Generally speaking, CCS is the dominant connector type for most European vehicles, while CHAdeMo is favoured by some Japanese brands. Tesla benefits from its own proprietary network, although the latest models are also able to use a CCS connector.

What are charging curves?

When EVs charge, the power and speed will typically increase to a steady rate then taper down again to protect the battery when it’s almost full, hence the phrase charging curve. Let’s return to another bath analogy: in the interests of speed, you may want to start with a fire hydrant, but as the bath fills, you may wish to reduce the flow to avoid any spillage.

It’s the same with filling an electric car’s battery, and it’s why you’ll often hear about EV charging in terms of how long it takes to get from 20% to 80%. The rate of charge tends to slow down steeply after 80%.

What is regenerative braking?

Regenerative braking is a really nifty way that EVs use kinetic energy to charge their own batteries. Normally, when you hit the brakes and your car slows down, the friction results in some wasted energy, but a regenerative braking system allows some of that energy to be redirected to help charge the battery.

This is due to the design, which allows you to use the motor like a dynamo and put some juice back in when you lift your foot off the accelerator and onto the brake pedal. This also means that EVs often decelerate very effectively and have longer-lasting brakes, as their use is minimal.

What does WLTP stand for?

Here’s another mashup of letters, and this one stands for ‘Worldwide Light Vehicle Test Procedure’. It refers to a method of testing electric, hybrid, petrol, and diesel cars for energy consumption as well as CO2 emissions.

The main benefit of the test for EV drivers is that it allows for a fair comparison of cars in terms of their range. It provides a realistic, standardised figure because the testing process is carried out both in a lab environment, as well as on the open road. This is important because driving behaviours, weather, terrain, and traffic can have a huge impact on the way cars use energy.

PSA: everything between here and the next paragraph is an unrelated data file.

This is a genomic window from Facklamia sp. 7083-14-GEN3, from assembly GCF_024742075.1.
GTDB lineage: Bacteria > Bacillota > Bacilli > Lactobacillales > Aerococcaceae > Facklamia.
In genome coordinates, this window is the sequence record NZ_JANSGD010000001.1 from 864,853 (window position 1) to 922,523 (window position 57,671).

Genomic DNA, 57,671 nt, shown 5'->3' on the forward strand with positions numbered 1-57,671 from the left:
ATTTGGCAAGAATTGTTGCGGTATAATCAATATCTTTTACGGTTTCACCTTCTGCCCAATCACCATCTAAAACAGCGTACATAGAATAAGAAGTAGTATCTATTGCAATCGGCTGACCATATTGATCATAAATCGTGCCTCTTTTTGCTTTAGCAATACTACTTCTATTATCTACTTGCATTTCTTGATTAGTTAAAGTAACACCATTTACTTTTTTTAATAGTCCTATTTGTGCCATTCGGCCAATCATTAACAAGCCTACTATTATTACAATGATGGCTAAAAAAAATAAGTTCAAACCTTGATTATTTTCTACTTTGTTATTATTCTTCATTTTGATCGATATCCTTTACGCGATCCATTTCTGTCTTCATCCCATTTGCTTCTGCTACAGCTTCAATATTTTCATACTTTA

What does Slow, Fast, Rapid, and High Power Charging mean?

Slow Charging

As the name suggests, this is the lowest power charging option you can initiate, and it will take around 20 hours to charge your EV to full. These UK domestic 3-pin 13 Amp sockets can be accessed from the outlets already in your home or garage, and are the same ones you use for charging any household appliance.

Fast Charging

Fast chargers as they were once know are generally AC and provide between 7kW and 22kW of power, which will typically charge an EV in around three to four hours. The 7kW untethered charge point is now the industry standard in the UK, and these can usually be found at home, work, public charge points, supermarkets or leisure centres.

The term ‘untethered’ means that you’ll have to use your own cable. These are usually supplied when you purchase an EV, so check the boot for yours.

Rapid Charging

Rapid chargers offer up to 50kW DC power, and depending on your EV, you should be able to reach 80% battery capacity in 30-60 minutes on a rapid charger.

DC rapid chargers will always be tethered, which means that the cable you use is permanently connected to the charger in the same way a fuel hose is connected to a petrol pump.

High Power Charging

Also referred to as ultra-rapid chargers, these are the same as the rapid chargers above, however they offer another level of power. They provide between 90kW to 350kW of power, which means you can potentially charge your EV to full in 20 – 40 minutes.

We love helping EV drivers take charge

If you run into any issues along the GRIDSERVE Electric Highway, a member of our customer engagement team can assist right away.

Hopefully, we’ve armed you with enough information on the language of EV charging, but if anything has gone unanswered or you need assistance, you can contact a member of the GRIDSERVE customer engagement team on our 24-hour helpline at +44 (0) 333 1234 333.

And if you’re in the market for a new EV, you might want to take a look at all the makes and models we have on offer here.